The Northern Elkhorns above 7,000' received about 25cm of new snow during the recent storm. This new snow is sitting on about 5cm of partially faceted decomposing precipitation particles, which rest on the slick rain crust from 1/12. Test results were inconclusive. Small column tests indicated sensitivity to initiation (CT-M's, SP), but large column tests (ECTN's) exhibited lack of propensity for propagation.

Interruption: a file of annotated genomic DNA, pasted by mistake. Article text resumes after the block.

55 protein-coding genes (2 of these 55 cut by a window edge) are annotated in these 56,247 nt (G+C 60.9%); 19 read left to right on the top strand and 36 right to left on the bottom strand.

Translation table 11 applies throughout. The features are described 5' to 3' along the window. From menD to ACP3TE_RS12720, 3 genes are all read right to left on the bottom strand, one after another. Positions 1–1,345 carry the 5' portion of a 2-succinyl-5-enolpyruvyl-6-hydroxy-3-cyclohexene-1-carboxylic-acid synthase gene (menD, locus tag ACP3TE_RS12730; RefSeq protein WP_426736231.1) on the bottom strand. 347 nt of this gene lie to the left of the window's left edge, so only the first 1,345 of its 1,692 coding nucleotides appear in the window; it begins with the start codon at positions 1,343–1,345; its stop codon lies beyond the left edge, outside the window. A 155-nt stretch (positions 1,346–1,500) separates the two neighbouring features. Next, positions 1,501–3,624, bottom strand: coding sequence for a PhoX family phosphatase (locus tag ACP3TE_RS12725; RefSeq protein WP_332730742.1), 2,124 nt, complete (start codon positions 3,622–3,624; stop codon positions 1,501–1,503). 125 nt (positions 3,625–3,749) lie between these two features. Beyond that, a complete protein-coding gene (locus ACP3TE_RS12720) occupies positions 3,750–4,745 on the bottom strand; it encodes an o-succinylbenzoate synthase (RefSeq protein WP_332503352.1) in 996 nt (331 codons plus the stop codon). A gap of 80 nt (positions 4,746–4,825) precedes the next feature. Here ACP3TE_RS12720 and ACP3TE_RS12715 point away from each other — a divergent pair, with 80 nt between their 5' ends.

The new/old interface is problematic with poor structure. We did get some whoomphing on several low angle slopes we traversed. The inconclusive results could indicate the new snow hasn't yet stiffened enough to exhibit slab-like properties. There could be conditions out there where the new snow could be dense enough to be more reactive, especially where the new snow was transported and deposited as stiffer windslab with the recent strong winds. Another thing to consider is...time. As the new snow consolidates and gains strength over the next few days it could start to behave as a more cohesive slab capable of propagating fractures. Due to the uncertainty of reactivity confidence is low. Best remedy...keep slope angles low.